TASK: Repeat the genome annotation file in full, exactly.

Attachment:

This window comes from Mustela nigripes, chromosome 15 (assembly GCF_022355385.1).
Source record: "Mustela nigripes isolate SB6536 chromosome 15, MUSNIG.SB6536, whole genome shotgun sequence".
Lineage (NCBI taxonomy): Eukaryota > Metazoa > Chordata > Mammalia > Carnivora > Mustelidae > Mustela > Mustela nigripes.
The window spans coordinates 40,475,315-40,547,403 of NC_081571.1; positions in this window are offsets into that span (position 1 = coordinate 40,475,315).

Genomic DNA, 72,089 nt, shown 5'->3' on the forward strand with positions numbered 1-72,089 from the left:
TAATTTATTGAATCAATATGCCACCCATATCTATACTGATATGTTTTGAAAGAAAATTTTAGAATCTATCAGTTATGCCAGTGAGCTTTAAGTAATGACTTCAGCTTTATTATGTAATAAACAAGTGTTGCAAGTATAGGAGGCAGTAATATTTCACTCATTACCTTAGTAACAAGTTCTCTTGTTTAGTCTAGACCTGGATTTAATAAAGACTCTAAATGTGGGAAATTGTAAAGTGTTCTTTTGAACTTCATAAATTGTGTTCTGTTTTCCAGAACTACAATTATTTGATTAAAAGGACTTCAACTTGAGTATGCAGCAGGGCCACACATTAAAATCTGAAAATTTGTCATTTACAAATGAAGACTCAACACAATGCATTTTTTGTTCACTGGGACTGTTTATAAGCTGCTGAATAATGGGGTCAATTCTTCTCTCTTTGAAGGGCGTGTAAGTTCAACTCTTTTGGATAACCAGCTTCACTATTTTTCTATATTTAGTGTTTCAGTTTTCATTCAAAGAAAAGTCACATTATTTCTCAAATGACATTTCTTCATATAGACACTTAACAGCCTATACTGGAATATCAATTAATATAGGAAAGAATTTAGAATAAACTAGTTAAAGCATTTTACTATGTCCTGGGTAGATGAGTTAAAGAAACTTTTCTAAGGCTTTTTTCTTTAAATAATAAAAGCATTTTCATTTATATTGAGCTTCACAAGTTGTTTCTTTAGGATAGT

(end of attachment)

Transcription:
This window comes from Mustela nigripes, chromosome 15 (assembly GCF_022355385.1).
Source record: "Mustela nigripes isolate SB6536 chromosome 15, MUSNIG.SB6536, whole genome shotgun sequence".
Lineage (NCBI taxonomy): Eukaryota > Metazoa > Chordata > Mammalia > Carnivora > Mustelidae > Mustela > Mustela nigripes.
The window spans coordinates 40,475,315-40,547,403 of NC_081571.1; positions in this window are offsets into that span (position 1 = coordinate 40,475,315).

Genomic DNA, 72,089 nt, shown 5'->3' on the forward strand with positions numbered 1-72,089 from the left:
TAATTTATTGAATCAATATGCCACCCATATCTATACTGATATGTTTTGAAAGAAAATTTTAGAATCTATCAGTTATGCCAGTGAGCTTTAAGTAATGACTTCAGCTTTATTATGTAATAAACAAGTGTTGCAAGTATAGGAGGCAGTAATATTTCACTCATTACCTTAGTAACAAGTTCTCTTGTTTAGTCTAGACCTGGATTTAATAAAGACTCTAAATGTGGGAAATTGTAAAGTGTTCTTTTGAACTTCATAAATTGTGTTCTGTTTTCCAGAACTACAATTATTTGATTAAAAGGACTTCAACTTGAGTATGCAGCAGGGCCACACATTAAAATCTGAAAATTTGTCATTTACAAATGAAGACTCAACACAATGCATTTTTTGTTCACTGGGACTGTTTATAAGCTGCTGAATAATGGGGTCAATTCTTCTCTCTTTGAAGGGCGTGTAAGTTCAACTCTTTTGGATAACCAGCTTCACTATTTTTCTATATTTAGTGTTTCAGTTTTCATTCAAAGAAAAGTCACATTATTTCTCAAATGACATTTCTTCATATAGACACTTAACAGCCTATACTGGAATATCAATTAATATAGGAAAGAATTTAGAATAAACTAGTTAAAGCATTTTACTATGTCCTGGGTAGATGAGTTAAAGAAACTTTTCTAAGGCTTTTTTCTTTAAATAATAAAAGCATTTTCATTTATATTGAGCTTCACAAGTTGTTTCTTTAGGATAGT